MaC Venture Capital, one of the few majority Black-owned venture firms to focus on increasing the woefully slim number of non-white founders, closed its first $110 million fund.
The two-year-old firm came into being when Cross Culture Ventures, co-founded by Marlon Nichols and Troy Carter, merged with M Ventures. That united Nichols with former Washington, D.C. Mayor Adrian Fenty; former William Morris Agency talent agent Michael Palank and MACRO founder and CEO Charles D. King, who was the first Black partner at a major Hollywood talent agency.
Their two previous firms had funds in the $20 million range and wrote smaller checks. Now with a bigger vehicle, and more star power, MaC aims to start investing in seed-stage upstarts at the million dollar level – going up to two million in some cases – in return for a 10% stake.
"We haven't had to do anything different from what we were doing before," said Palank. "Now we just get larger stakes in the company and have a louder voice because we are on the board."
Just 2% of VC investment partners identify as Black or Latino and less than 10% of VC-funded companies are led by women or people of color in Southern California, according to PledgeLA.
"Given our varied backgrounds and the different types of communities we're a part of, we're able to see opportunities in places many of our venture colleagues aren't able to see," said Nichols. "That's a superpower that allows us to get into some amazing deals pretty early before they start to become competitive."
MaC founders left to right: Marlon Nichols, Michael Palank, Charles D. King, and Adrian Fenty.Image courtesy of MaC VC
Like many industries, the notoriously clubby world of venture capital faced a reckoning when protests erupted after the killing of George Floyd last year. Investors tripped over themselves to preach the importance of diversity on Twitter or issue feel-good statements. Some firms, including Softbank and Andreessen Horowitz, even launched new funds to focus on diversity but that too seemed more symbolic.
Andreessen's Talent x Opportunity Fund launched with just $2.2 million in donations from partners, a drop in the bucket for a firm with $14 billion under management.
Of the $150 billion in venture funding hauled in by U.S startups last year, only $1 billion went to Black founders, according to Crunchbase.
"There were a lot of things said, but a lot of checks still need to be cashed," said Nichols.
Still, Nichols said the newfound awareness helped attract limited partners to the fund, which include Foot Locker, Inc., Goldman Sachs and Bank of America.
"We have a few major corporations that are investors in our fund that invested in us because we're good at what we do, but also because they recognize that there is a disproportionate amount of funding that goes to people of color," Nichols said. "We've been pleasantly surprised by the attention and the follow through. But make no mistake, there's still a ton more work to do."
This story has been updated to include the fund's new total of $110 million.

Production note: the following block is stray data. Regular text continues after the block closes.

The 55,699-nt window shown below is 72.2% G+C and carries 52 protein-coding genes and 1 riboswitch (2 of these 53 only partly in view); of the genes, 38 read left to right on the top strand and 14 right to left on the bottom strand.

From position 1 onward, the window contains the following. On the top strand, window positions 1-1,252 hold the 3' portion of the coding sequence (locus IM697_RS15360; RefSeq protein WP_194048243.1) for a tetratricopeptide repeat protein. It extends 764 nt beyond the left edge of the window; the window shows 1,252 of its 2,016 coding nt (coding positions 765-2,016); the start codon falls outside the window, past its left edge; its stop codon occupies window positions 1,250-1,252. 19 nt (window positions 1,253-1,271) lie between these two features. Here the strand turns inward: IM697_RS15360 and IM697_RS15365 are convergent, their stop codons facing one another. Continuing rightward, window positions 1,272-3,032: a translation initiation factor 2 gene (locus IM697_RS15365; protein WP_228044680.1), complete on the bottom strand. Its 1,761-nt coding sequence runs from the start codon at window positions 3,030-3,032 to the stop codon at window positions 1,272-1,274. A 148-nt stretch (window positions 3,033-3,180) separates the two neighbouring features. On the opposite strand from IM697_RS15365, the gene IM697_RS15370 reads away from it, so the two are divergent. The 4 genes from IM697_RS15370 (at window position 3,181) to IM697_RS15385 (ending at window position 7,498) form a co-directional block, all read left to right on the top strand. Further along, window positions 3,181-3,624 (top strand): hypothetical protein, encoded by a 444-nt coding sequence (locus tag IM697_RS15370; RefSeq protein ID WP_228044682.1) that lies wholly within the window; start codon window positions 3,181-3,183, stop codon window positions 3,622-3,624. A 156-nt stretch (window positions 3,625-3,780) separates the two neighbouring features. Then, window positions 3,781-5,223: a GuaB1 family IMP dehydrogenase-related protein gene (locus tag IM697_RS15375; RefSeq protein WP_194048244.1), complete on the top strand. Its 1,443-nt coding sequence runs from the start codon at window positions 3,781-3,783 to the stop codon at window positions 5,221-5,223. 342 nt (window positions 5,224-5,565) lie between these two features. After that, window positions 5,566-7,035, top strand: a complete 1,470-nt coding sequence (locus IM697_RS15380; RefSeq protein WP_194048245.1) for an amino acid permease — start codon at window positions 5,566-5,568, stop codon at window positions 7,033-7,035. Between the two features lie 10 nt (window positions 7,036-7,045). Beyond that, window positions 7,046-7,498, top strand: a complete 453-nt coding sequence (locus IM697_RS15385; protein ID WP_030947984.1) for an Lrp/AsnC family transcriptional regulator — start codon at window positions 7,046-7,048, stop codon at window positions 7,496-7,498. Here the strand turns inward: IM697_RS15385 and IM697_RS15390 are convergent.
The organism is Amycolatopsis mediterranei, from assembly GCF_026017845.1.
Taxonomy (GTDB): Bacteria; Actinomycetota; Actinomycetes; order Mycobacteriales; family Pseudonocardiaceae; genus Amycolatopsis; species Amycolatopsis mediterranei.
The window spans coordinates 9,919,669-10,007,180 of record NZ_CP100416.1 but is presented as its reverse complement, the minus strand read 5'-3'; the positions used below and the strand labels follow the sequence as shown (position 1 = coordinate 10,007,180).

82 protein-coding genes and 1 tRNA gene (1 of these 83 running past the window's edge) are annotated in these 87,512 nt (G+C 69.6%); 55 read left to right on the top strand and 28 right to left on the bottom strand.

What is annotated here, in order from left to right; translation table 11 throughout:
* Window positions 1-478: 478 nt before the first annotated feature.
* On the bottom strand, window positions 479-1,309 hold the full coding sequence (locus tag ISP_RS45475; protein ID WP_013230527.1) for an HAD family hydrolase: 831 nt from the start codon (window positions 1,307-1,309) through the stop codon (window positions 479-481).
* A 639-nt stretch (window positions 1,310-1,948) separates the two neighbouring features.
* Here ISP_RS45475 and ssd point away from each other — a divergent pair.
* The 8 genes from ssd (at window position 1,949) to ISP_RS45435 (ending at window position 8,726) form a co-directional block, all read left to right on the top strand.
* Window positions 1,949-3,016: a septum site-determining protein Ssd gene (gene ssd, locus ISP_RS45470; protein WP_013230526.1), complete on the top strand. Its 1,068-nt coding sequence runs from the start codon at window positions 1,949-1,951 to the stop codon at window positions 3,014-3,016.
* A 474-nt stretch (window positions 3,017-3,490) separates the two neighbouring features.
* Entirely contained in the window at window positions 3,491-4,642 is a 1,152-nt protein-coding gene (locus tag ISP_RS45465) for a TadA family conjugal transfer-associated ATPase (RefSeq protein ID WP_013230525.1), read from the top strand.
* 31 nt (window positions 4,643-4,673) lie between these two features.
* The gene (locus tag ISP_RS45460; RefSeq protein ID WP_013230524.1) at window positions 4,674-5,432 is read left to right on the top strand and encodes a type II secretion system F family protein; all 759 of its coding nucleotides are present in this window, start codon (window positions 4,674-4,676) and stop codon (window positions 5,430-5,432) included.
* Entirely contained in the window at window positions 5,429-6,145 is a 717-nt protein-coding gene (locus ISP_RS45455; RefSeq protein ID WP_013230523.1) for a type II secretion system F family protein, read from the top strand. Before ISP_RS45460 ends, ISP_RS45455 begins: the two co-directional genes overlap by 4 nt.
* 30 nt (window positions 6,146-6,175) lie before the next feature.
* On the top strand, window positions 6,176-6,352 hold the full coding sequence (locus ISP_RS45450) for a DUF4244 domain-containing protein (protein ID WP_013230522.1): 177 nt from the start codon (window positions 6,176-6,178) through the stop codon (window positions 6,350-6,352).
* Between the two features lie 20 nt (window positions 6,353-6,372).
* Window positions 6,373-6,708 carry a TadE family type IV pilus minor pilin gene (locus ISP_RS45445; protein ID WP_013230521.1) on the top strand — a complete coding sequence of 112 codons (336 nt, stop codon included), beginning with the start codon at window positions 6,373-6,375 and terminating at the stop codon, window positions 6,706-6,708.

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Streaming has dramatically changed how consumers view Hollywood and hear music as theatrical release windows shrink and social media replaces radio and television as a source of music discovery.
In our latest Strategy Session, dot.LA spoke with three talent representatives about how new platforms, models and the pandemic are shifting the ways artists reach their audiences, and what might be in store for the future.
Q&A co-founder Troy Carter has worked on providing new tools that allow musicians to gauge the future success of their songs, and to take care of back-office needs once provided by record labels. UTA Independent Film Group partners Rena Ronson and Jim Meenaghan bring new directors and filmmakers to light and help them get financing and distribution deals for their films. Each plays a role in helping artists navigate bringing their work to market.
Carter said where once record companies and radio stations, MTV and BET picked who would be played and who wouldn't, now a whole new world has opened up to artists on social media, streaming apps, as well as entire new industries such as gaming and streaming video.
What hasn't much changed, Carter said, is the way that artists are compensated. Those who own the music copyright are paid well by streaming services such as Spotify, but that money often doesn't trickle down as quickly to artists. "And that's where, you know, things need to be fixed," he said.
"If an artist is releasing music independently, they still run a label, essentially. So they should be organized with the same tools," he said. "Everybody's a label, essentially."
The question for artists has become 'how do you cut through the noise'. His goal is to give them — as well as record labels and agents — the tools to reach listeners.
"The idea is to, you know, can we make the music industry run more efficiently, and be able to allow labels and artists to make smarter and more informed decisions?"
For filmmakers, the marketplace is getting to be more difficult, especially for those who — like many independent directors — would like to see their films on the traditional big screen, Ronson and Meenaghan said. The pandemic has accelerated trends within the industry that favor streaming services, which were already able to offer larger sums for films.